As part of the deal, Kosmos will buy an 85% interest and take up the operatorship of both licences, alongside incurring 100% of the costs of the first exploration well on each block.
The company will also fully fund the cost of a 3D seismic programme on each licence and pay 85% of the costs incurred by Europa to date.
The first exploration wells on LO 11/7 and LO 11/8 have investment caps of $90m and $110m, respectively, while Kosmos will share 85% of the excess costs of the investment cap, with the remaining coming from Europa.
Both LO 11/7 and LO 11/8 cover an area of about 1,000km² each in the prospective South Porcupine basin, while the licences have been mapped using existing 2D seismic data and are currently undrilled.
Europa has identified two previously unknown prospects in the Lower Cretaceous stratigraphic play - Mullen in LO 11/7 and Kiernan in LO 11/8.
Europa CEO, Hugh Mackay, said Kosmos is an experienced operator in frontier basins and pioneered the Cretaceous stratigraphic play that lead to a major exploration success in the Atlantic margin basins.
"The farm-in provides recognition of the substantial potential value lying in our Irish exploration prospects. The work programme associated with the farm-in has the potential to deliver significant value realisation," Mackay added.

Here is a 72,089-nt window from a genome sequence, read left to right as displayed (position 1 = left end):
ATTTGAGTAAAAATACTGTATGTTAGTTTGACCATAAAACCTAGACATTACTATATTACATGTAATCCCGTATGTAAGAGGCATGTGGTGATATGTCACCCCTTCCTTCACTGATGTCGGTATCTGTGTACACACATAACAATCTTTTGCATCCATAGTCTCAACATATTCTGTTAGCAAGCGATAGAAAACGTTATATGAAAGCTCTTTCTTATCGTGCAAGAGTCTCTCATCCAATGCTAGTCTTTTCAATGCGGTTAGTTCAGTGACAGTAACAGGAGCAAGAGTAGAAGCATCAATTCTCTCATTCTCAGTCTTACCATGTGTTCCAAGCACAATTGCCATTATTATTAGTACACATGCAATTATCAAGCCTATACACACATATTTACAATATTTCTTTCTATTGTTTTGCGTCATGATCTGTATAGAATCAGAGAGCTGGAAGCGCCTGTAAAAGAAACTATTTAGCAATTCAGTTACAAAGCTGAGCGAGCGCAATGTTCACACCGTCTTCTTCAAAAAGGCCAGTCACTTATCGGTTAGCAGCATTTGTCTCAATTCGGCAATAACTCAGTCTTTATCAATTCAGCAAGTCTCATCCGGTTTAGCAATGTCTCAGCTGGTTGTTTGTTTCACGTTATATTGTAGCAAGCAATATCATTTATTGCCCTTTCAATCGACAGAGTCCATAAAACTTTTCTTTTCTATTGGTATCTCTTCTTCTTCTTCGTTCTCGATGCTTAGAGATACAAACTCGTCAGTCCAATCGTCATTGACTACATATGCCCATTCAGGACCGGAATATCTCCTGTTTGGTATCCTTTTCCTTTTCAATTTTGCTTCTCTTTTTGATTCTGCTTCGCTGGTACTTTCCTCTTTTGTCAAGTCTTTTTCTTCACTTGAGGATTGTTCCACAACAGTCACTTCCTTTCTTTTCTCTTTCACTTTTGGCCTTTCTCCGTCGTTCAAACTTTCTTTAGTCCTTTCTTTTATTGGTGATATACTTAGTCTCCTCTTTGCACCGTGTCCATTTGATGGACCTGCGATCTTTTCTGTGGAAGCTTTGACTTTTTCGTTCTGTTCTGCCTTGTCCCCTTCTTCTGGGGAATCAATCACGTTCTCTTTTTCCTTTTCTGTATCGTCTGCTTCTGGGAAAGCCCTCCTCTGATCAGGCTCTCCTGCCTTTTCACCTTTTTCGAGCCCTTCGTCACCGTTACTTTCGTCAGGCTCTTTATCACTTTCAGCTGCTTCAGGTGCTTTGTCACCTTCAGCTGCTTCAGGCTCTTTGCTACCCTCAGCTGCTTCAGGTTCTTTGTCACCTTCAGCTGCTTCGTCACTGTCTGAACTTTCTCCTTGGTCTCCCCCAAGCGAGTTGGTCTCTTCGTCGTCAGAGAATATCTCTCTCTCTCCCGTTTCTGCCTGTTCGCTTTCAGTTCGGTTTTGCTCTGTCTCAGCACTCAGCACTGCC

"Europa's retained 15% interest exposes the company to substantial upside in the event of drilling success at either or both of these prospects at a much reduced risk and cost to our shareholders.
"We understand that the Eirik Raude rig is in Irish waters to drill Exxon's Dunquin well. An exciting new chapter in the exploration of Ireland is starting and we are delighted to be part of it."
The closing of the farm-in agreement is subject to approval from the Irish Government.
Image: Licences LO 11/7 and LO 11/8 cover an area of about 1,000km² each in the South Porcupine basin. Photo courtesy of Freedigitalphotos / think4photop.